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The last Supreme Court nominee confirmed without bipartisan support never heard a single case

Secretary of War Edwin M. Stanton in 1865. (Mathew Brady/Library of Congress)

Amy Coney Barrett became the newest Supreme Court justice Monday after a nighttime swearing-in ceremony outside the White House. Even before her first day on the bench, she is a nominee for the record books — only the fifth woman ever appointed to the high court, the first nominee appointed this close to an election and the rare justice to make public remarks after being sworn in.

One more thing: She’s the first Supreme Court nominee in 150 years to be confirmed in the Senate along a strict party-line vote, according to an analysis by the National Journal. Not even Sen. Joe Manchin III (D-W.Va.), who voted for President Trump’s other Supreme Court nominees, voted to confirm Barrett.

The last time this happened was during another period when political parties were bitterly divided: Reconstruction.

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It’s a tangled story spanning three presidencies. First, Abraham Lincoln appointed lawyer Edwin Stanton as his secretary of war in 1862.

Stanton was kind of an annoying micromanager, which caused him to butt heads with Union generals and even Lincoln, but he oversaw the prosecution of the war with considerable skill. He was an honest man in corrupt times, and although he started his career as a Democrat, his increasing opposition to slavery led him to ally himself with radical Republicans on Capitol Hill, especially after Lincoln’s assassination.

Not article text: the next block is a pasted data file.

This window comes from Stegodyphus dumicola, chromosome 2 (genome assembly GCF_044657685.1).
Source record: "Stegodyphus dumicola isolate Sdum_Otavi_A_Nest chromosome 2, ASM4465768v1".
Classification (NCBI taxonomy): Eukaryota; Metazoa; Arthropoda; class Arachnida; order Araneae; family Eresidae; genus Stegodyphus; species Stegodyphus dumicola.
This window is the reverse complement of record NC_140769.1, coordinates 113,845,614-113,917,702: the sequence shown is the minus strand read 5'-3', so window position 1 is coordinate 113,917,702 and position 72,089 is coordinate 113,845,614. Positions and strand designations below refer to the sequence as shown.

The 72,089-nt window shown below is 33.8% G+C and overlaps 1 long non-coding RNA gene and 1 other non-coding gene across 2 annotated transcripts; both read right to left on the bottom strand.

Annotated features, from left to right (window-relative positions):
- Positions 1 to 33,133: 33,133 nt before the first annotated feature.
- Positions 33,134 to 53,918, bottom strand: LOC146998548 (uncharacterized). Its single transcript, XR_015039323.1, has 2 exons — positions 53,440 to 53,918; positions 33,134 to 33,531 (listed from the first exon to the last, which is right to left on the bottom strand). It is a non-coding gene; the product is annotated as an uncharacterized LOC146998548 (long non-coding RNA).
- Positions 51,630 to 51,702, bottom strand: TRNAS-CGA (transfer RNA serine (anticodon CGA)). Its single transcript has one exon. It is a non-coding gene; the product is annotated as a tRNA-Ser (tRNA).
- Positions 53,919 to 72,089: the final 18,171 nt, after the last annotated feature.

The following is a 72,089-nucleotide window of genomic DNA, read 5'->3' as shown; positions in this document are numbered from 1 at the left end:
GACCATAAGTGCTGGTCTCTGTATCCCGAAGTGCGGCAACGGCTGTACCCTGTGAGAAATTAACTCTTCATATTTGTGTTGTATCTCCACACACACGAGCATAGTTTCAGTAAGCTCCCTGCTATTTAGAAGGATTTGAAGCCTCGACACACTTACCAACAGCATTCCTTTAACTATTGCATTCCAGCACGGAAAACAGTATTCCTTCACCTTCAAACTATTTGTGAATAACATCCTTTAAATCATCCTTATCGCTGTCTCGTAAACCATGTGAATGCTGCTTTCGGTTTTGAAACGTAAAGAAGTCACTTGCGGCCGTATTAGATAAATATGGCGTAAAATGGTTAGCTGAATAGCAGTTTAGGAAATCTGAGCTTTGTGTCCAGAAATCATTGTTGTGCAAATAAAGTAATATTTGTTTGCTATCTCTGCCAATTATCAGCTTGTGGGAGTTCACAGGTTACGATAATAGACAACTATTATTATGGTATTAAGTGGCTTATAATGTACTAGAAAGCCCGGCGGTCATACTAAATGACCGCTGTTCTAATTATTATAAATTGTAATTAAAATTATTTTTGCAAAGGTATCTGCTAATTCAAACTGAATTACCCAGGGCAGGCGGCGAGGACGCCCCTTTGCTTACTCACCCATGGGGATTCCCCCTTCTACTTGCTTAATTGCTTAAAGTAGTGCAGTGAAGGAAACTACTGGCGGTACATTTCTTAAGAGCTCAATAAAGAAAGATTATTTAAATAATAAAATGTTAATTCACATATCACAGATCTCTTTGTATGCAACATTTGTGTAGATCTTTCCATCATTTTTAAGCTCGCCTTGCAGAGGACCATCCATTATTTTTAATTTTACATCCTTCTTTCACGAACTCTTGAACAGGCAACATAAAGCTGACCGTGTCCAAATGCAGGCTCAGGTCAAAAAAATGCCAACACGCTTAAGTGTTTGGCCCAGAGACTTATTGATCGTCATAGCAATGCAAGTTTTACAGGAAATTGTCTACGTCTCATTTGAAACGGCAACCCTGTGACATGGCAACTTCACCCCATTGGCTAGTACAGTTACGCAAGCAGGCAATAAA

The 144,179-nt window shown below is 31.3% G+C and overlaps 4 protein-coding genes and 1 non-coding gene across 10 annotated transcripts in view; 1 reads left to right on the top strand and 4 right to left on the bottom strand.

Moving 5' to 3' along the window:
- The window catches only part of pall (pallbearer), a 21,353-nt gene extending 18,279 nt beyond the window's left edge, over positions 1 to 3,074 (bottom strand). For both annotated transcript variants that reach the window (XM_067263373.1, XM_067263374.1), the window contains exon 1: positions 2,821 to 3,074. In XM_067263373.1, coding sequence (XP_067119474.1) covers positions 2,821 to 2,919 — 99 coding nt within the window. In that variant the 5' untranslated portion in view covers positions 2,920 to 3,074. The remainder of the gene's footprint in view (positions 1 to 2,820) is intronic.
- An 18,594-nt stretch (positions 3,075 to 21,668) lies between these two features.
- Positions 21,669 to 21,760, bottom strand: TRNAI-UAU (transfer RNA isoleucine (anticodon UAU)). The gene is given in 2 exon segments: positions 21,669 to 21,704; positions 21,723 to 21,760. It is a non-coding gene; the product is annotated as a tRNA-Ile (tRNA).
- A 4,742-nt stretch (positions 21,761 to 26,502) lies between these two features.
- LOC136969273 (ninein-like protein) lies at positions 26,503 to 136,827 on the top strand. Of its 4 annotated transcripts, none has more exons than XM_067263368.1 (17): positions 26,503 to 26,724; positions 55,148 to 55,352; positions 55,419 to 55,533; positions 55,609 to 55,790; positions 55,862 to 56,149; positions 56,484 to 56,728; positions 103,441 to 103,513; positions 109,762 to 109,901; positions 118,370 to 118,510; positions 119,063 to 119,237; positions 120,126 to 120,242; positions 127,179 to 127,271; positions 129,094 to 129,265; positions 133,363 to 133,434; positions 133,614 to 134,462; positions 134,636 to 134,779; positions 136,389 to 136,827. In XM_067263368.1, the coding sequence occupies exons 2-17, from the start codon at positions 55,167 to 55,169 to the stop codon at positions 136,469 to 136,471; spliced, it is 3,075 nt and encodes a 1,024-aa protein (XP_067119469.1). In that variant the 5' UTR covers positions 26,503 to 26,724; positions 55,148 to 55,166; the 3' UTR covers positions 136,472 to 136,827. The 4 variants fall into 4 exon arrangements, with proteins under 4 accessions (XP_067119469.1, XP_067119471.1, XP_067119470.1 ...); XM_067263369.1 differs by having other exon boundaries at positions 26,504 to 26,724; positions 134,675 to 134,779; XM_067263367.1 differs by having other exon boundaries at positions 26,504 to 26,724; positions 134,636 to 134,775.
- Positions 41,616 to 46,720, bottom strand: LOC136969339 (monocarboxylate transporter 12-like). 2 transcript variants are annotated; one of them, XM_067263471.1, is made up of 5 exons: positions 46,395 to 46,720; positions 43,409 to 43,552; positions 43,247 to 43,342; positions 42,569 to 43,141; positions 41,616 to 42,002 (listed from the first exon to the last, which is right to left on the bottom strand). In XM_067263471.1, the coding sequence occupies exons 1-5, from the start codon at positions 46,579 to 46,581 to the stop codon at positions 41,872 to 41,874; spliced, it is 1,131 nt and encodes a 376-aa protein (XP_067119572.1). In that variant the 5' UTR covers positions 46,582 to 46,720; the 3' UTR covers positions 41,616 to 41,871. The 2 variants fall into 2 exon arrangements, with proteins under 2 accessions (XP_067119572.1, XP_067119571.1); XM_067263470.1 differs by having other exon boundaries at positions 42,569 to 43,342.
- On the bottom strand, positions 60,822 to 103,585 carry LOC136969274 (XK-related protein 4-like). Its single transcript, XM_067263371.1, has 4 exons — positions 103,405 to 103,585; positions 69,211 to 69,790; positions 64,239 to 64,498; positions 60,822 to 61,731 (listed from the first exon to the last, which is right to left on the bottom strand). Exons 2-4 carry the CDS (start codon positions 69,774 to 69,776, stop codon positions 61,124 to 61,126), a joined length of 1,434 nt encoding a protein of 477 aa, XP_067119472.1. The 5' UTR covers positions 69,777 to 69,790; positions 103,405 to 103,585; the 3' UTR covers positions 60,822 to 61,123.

President Andrew Johnson, Lincoln’s successor, was a Democrat, a Southerner and an enslaver. Stanton stayed on as his war secretary, but the two men despised each other.

Meanwhile, Republicans had an overwhelming majority in Congress after war, and they wanted to impose strict terms on defeated Confederates before they would be allowed back into the Union. Plus, they worked to limit Johnson’s power. During the Lincoln years, Congress had expanded the Supreme Court from nine to 10 seats.

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Now they sought to decrease it to seven (by attrition) to prevent Johnson from appointing anyone. They also passed the Tenure of Office Act, over Johnson’s veto, limiting his power to remove civil officers from his own administration.

When Johnson tried to remove Stanton, he refused to leave, citing the Tenure of Office Act. The House voted overwhelmingly to impeach the president; he escaped removal at the subsequent Senate trial by a single vote. Stanton had no choice but to step down in May 1868.

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He wasn’t out of a job for long, though. Union Gen. Ulysses S. Grant won the 1868 election. As soon as Grant took office in 1869, the Republican Congress decided to go back to nine justices, and, in an unprecedented move, a majority of the House and the Senate signed a petition recommending that Grant nominate Stanton. He did.

The vote to confirm Stanton — hated by the South, lauded in the North — went down along strict party lines, 46 to 11, on Dec. 20, 1869. Not a single Democrat supported him.

But Stanton had been struggling with asthma and other illnesses for several years, and before he could be sworn in, he died at 55 on Christmas Eve.

One Southern Democrat from Tennessee, apparently not feeling the spirit of the season, wrote in the Memphis Avalanche: “A president as mean and malignant as himself appointed him United States Supreme Court Judge. [But God] smote the unctuous scoundrel so that he died. … Stanton the infamous is drinking molten iron, trading in pyrotechnics, and broiling in a heated furnace, and the people rejoice.”


An earlier version of this story incorrectly stated that Ulysses S. Grant defeated Andrew Johnson in the 1868 presidential election. Grant defeated Horatio Seymour.

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